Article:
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A polygonal number is a number represented as dots or pebbles arranged in the shape of a regular polygon. Namely, it is "a type of figurate number which is a generalization of triangular, square, etc., numbers to an arbitrary n-gonal number".

The following diagrams taken from mathworld.wolfram.com graphically illustrate the process by which the polygonal numbers are built up. We can call them the Corner polygonal numbers, (i.e. growing from the dot in the corner).

Corner Polygonal Numbers

Each of the above types of numbers has a cousin of sorts, which is called the Centered polygonal numbers. There each formed by a central dot (See the below diagrams).

Centred Polygonal Numbers

Q: How to systematically generate the points (dots) arranged in the above Corner and Centered polygonal diagrams? Also the corresponding polygonal diagrams?

one simple example for certered square, i.e. n=4 (maybe one can directly create pts):

n = 4; (*3: triangle; 4: square; etc*)
pts =Flatten[Table[{r*Sin[2 Pi k/n], r*Cos[2 Pi k/n]}, {k, n}, {r, 0.1, 0.3, 0.1}], 1];
pts1={{0, 0}, {0.1, 0.1}, {0.1, 0.2}, {0.2, 0.1}, {-0.1, 0.1}, {-0.1, 0.2}, {-0.2, 0.1}, {0.1, -0.1}, {0.1, -0.2}, {0.2, -0.1}, {-0.1, -0.1}, {-0.1, -0.2}, {-0.2, -0.1}};
pts = Join[pts, pts1];
Graphics[{PointSize[Large], Point[pts]}]
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2 Answers 2

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A very naïve approach

Let's use RegularPolygon (we could also use CirclePoints) with increasing radius. Then obtain its boundary and subdivide it.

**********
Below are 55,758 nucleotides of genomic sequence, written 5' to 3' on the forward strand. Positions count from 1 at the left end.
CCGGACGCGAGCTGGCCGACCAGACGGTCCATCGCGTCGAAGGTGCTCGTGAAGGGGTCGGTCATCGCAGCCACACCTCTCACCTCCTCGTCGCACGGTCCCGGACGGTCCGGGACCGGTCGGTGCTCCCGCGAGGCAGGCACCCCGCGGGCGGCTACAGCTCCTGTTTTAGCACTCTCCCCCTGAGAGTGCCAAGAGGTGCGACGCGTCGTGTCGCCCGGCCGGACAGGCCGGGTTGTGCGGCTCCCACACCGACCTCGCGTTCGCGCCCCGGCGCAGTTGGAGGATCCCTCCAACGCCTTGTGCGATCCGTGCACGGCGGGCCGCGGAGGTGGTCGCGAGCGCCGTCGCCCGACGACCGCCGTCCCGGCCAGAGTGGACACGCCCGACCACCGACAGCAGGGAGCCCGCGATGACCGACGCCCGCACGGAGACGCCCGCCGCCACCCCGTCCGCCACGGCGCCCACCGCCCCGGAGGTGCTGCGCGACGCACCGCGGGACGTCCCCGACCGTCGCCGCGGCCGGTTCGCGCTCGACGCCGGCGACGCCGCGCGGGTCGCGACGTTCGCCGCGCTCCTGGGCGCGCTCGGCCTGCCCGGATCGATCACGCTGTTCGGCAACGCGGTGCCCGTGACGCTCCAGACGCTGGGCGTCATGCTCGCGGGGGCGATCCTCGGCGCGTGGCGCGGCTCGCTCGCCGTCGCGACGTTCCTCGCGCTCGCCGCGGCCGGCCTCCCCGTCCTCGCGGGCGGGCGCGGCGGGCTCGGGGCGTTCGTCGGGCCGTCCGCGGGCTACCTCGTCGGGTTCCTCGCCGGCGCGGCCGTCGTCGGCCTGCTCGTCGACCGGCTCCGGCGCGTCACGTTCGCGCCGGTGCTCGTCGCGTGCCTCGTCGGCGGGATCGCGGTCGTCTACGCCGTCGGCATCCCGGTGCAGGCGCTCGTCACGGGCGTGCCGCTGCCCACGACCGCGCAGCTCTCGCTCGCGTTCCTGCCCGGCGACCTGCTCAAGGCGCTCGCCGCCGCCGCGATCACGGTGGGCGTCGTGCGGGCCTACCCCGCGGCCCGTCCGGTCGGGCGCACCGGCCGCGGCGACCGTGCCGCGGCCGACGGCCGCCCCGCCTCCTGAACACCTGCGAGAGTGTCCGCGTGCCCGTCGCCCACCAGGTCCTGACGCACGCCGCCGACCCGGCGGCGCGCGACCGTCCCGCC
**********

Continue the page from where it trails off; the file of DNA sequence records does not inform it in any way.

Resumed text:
subdivide[n_] := 
  Line[{p1_, p2_}] :> 
   With[{pts = Table[p1 + i (p2 - p1), {i, 0, 1, 1/n}]}, pts];

centeredPolygon[p_, r_] := 
  Join[MeshPrimitives[RegularPolygon[{r, 2 \[Pi]/p}, p], 1] /. 
    subdivide[r], {{{0, 0}}}];

corneredPolygon[p_, r_] := 
  MeshPrimitives[RegularPolygon[{-r, 0}, {r, 2 \[Pi]/p}, p], 1] /. 
   subdivide[r];


GraphicsRow[
 Table[Graphics[
   Table[{Line[#], {PointSize[.05], Point[#]}} & /@ 
     centeredPolygon[p, r], {r, 0, 4}]], {p, 3, 7}]]

GraphicsRow[
 Table[Graphics[
   Table[{Line[#], {PointSize[.05], Point[#]}} & /@ 
     corneredPolygon[p, r], {r, 0, 4}]], {p, 3, 7}]]

Centered Polygons

Mathematica graphics

Cornered Polygons

Mathematica graphics

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  • $\begingroup$ that's a very nice way to do it with RegularPolygon, thank you! $\endgroup$
    – Xuemei
    Jul 30, 2021 at 6:34
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Here's another approach using AnglePath:

cornerPath[n_, div_] := With[{s = Pi - (n-2)/(2n) Pi, a = Pi - (n-2)/n Pi},
    AnglePath @ If[div==0,
        PadRight[{s}, n, a],
        Riffle[ConstantArray[0, n div], PadRight[{s}, n, a], {1, -2, div+1}]
    ]
]

centerPath[n_, div_] := TranslationTransform[{(div+1)/(2 Cos[(n-2)/(2n) Pi]), 0}] @ cornerPath[n, div]

Examples:

Graphics[{
    PointSize[Large],
    Table[Through @ {Point, Line} @ cornerPath[4, n], {n, 0, 3}]
}]

enter image description here

Graphics[{
    PointSize[Large],
    Point[{0, 0}], 
    Table[Through @ {Point, Line} @ centerPath[5, n], {n, 0, 3}]
}]

enter image description here

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  • $\begingroup$ thank you very much! that's very helpful $\endgroup$
    – Xuemei
    Jul 30, 2021 at 6:21

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